10 Meal-Planning Tips from U.S. Ski Team Chef Allen Tran

10 Meal-Planning Tips from U.S. Ski Team Chef Allen Tran

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Sarah Ban
Mar 24, 2016
(Image credit: Sarah Brunson / USSA)

Planning your family's meals for the week ahead takes discipline, creativity, and culinary know-how, but feeding the appetites and fueling the energy of an entire gold-medal-vying professional sports team? That's next-level meal-prep wizardry. So when Allen Tran, head chef and dietician for the U.S. Ski and Snowboard Association, volunteered to share how he keeps his athletes ready to hit the slopes, we furiously took notes.

(Image credit: Anjali Prasertong)

1. Get inspired by the markets.

The first thing I do when I arrive at a particular stop on the World Cup circuit is check out the local grocery stores and markets and see what's available and what looks good. For stops where the World Cup tour comes back every year, my approach is much like what you would see from a secret agent movie: I have a "dossier" of the location's highest-quality meats, vegetables, and other ingredients. For example, the south Tirol region in Austria has great dairy and eggs, while the Dolomites in Italy have wonderful herbs and vegetables.

(Image credit: Coco Morante)

2. Keep things interesting.

European food can become monotonous over the course of a four- to five-month season, so I plan bolder menus with Mexican, Thai, and American BBQ themes to mix things up. I bring a lot of my own spices and hot sauce over to Europe to make those recipes possible.

3. Know your kitchen (and yourself).

The food truck in Europe looks big from the outside, but in reality that truck needs to include athlete seating as well as the kitchen and food storage areas. So my actual cooking space is on the small side, with electric burners that are more in line with a New York City studio apartment than a typical commercial kitchen. I use slow-cooking methods as well as pressure-cooking to maximize space and time. The slow cooker is a great appliance, as it can make one-pot meals with almost no effort. Just chop all the ingredients, layer them in, and set the timer.

4. Choose multi-tasking foods.

Look at ingredients that can do double (or triple) duty in your recipes. A roast chicken can be an elegant dinner, and the leftover meat can be used in a sandwich or a soup. Quinoa can be served hot, but it can also be used cold in a "tabbouleh" salad. Roasted vegetables can be a side dish the first day and integrated in a cold salad the next day.

5. Make the most of your food.

With limited food storage, I also try to follow the natural life cycle of food items I buy. The freshest apples are served in a fruit or mixed-greens salad, and before they're past their prime I'll use them in my barbecue-inspired pork braise. Spinach is a salad staple, but if I end up with more than I can store in the truck, I'll wilt a lot of it down with white wine into a small volume and incorporate it into something like a sweet potato and spinach whole-wheat quesadilla.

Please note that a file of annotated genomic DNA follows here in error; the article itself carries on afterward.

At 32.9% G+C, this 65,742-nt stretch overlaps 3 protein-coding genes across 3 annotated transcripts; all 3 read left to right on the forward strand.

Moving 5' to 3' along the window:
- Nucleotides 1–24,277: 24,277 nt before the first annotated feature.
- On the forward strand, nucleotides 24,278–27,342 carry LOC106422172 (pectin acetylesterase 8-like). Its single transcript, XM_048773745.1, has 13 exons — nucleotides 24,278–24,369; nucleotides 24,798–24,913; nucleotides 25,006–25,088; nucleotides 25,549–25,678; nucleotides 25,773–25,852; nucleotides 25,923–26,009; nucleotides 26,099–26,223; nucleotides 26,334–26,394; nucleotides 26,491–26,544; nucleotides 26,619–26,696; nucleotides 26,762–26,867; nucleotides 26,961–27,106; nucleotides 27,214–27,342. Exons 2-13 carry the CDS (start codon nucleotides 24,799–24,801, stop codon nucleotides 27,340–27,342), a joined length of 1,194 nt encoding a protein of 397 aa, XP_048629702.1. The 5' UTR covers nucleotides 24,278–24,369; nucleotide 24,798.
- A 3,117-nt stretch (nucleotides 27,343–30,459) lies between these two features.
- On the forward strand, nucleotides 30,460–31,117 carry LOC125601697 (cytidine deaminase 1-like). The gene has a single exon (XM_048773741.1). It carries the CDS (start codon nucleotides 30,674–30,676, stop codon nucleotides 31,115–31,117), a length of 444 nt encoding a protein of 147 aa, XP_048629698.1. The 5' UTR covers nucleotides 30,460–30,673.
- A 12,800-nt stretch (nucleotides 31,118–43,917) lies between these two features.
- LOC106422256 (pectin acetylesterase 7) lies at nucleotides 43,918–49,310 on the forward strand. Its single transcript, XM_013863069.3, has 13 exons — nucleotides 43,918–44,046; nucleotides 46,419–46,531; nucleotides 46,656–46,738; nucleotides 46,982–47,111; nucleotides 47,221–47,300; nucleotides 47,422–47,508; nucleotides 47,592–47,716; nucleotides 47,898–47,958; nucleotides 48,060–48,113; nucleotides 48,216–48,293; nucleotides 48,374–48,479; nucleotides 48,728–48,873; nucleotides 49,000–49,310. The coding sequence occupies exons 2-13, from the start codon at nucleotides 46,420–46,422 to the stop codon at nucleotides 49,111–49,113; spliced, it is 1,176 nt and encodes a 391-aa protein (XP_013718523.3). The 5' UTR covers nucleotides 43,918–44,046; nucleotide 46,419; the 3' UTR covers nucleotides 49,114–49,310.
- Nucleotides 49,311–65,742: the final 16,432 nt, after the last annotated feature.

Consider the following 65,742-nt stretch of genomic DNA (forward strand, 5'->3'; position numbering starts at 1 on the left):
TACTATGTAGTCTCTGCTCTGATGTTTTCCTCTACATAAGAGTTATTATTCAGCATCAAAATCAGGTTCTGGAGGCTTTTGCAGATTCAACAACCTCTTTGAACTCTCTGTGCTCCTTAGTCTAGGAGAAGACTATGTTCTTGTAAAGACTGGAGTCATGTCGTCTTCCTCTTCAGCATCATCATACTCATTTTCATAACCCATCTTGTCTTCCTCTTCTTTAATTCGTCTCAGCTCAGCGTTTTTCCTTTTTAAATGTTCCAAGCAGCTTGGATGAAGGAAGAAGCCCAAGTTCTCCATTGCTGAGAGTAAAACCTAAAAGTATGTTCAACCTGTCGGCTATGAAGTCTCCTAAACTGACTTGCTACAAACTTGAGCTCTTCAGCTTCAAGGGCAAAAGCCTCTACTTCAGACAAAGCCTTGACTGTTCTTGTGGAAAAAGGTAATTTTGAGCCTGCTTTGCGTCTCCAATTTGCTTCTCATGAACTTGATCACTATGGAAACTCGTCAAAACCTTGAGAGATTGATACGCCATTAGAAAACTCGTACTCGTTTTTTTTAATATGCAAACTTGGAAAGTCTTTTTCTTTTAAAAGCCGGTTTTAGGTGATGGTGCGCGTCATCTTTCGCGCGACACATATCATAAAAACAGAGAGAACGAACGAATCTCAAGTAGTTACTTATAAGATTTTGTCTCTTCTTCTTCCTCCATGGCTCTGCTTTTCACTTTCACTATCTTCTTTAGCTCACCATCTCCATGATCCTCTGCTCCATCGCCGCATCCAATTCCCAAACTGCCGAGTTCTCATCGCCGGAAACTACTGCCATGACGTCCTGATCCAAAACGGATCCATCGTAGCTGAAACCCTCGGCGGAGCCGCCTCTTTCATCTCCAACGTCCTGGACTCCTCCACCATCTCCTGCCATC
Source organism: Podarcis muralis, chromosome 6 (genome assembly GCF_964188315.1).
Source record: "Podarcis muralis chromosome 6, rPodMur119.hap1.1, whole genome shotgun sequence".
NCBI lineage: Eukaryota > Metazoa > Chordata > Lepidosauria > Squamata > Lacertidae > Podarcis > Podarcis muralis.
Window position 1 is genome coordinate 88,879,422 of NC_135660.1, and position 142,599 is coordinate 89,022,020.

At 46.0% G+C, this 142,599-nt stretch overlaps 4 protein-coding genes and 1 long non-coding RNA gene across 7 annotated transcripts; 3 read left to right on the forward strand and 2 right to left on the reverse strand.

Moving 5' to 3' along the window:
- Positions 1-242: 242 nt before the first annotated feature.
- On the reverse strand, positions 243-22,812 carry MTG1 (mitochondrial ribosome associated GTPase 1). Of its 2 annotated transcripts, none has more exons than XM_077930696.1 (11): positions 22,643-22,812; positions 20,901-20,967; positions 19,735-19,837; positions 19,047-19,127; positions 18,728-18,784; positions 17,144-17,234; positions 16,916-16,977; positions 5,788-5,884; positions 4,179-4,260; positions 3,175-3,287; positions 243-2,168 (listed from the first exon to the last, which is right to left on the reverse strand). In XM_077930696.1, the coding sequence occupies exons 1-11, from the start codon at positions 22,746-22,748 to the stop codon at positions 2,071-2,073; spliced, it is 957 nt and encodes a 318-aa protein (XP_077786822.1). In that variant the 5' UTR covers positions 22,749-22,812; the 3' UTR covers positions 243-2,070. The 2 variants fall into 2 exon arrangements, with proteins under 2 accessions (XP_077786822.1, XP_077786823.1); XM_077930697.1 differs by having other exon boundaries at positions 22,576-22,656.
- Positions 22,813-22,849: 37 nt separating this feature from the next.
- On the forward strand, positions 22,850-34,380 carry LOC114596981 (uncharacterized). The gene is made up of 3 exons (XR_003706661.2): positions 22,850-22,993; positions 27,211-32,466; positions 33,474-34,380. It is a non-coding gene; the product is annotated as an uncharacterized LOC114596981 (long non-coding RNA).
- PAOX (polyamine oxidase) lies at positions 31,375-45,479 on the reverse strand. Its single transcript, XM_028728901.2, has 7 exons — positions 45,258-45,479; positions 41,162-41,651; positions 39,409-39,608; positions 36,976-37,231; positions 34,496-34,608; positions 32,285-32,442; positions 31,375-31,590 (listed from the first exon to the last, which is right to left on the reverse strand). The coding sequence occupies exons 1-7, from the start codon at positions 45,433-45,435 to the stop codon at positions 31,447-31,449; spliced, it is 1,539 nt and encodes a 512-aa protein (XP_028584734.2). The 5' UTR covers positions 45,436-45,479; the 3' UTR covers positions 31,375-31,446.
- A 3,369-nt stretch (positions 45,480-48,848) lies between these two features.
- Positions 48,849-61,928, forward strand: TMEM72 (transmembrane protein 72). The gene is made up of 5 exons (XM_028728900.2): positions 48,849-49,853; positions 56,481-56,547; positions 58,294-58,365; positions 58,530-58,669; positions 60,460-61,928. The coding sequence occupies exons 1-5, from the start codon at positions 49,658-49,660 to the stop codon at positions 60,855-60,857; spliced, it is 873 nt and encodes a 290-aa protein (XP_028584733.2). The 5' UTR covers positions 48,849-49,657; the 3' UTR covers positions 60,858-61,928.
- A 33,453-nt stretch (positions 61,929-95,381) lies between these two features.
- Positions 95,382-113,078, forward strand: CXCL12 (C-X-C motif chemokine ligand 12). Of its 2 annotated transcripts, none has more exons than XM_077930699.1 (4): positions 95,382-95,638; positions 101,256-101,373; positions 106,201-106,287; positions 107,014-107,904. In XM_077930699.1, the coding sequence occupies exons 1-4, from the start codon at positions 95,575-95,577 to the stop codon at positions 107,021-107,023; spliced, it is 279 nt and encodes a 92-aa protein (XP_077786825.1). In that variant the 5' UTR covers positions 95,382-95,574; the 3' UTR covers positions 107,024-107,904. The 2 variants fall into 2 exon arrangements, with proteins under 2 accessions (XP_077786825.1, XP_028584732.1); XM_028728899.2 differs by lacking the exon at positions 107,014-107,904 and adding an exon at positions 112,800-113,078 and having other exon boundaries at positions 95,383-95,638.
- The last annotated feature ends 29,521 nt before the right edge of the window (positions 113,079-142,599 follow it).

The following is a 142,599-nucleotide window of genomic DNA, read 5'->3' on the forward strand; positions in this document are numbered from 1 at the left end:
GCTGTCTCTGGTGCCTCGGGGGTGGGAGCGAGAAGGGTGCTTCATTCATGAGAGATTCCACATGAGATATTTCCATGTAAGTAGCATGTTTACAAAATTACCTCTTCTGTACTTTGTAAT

Take a Look Inside Allen's Kitchen Toolbox

I've actually repurposed a hardware toolbox to keep all of my kitchen equipment that I bring on my checked luggage every winter season. My go-to items include:

  • My microplane grater for cheese, garlic, and citrus zest.
  • My trusted flat-edged wooden spoon for scraping caramelized fondue off the bottom of the pan.
  • My sharp chef's knife for general prep.
  • Small deli containers, which are key to keeping things organized in my fridge.
  • A rubber anti-slip mat for underneath my cutting board (which works so much better than a wet cloth).

6. Don't feel guilty about using pre-cut veggies.

Learning to be comfortable with a chef's knife is the greatest skill for someone wanting to cook, but at the same time, don't be afraid to use shortcuts like a food processor, a mandoline (use the hand guard!) or even pre-cut fresh or frozen veggies (e.g., pre-cut broccoli florets, shredded carrots, and cut mushrooms for an easy stir-fry). As long as it gets you cooking, that's a win.

7. Consider who you're cooking for.

From a sports nutrition perspective, the ski athletes need a good amount of calories and protein to support the hard work they do on the mountain. My meals include an ample amount of lean protein and nutrient-dense ingredients like Greek yogurt, dark leafy greens, and whole-food starches, like whole grains, sweet potatoes, and polenta. Because fresh pasta often contains a great deal of eggs, it's actually a good base starch to work from, as it's balanced with a fair amount of protein. Paired with veggies and a lean meat sauce, that's one good go-to meal.

8. Don't forget the fat.

One other aspect that's important is incorporating healthy fats in the meal. Luckily high-quality olive oil is plentiful in Europe. Avocados are becoming more prevalent in grocery stores, so adding avocado or whipping up guacamole is a great way to add variety and calorie-dense healthy fats.

9. Make breakfast for dinner.

A lot of the athletes like "brinner," aka breakfast for dinner. I make a quiche that uses Greek yogurt instead of cream, or French toast made with whole-wheat bread.

10. When in doubt, make pulled pork.

A classic American dish, pulled pork can easily be made in a slow cooker. It's mainly pork shoulder (Boston butt), rubbed with my secret pork spice rub (it's mainly smoked paprika, dry mustard, cumin, garlic powder, brown sugar, and salt), and placed in a slow cooker over a bed of chopped onions and apples and a jar of applesauce. I serve it with an apple-red cabbage slaw dressed with a mustard sauce, whole-wheat buns, BBQ sauce, and a slice or two of avocado.

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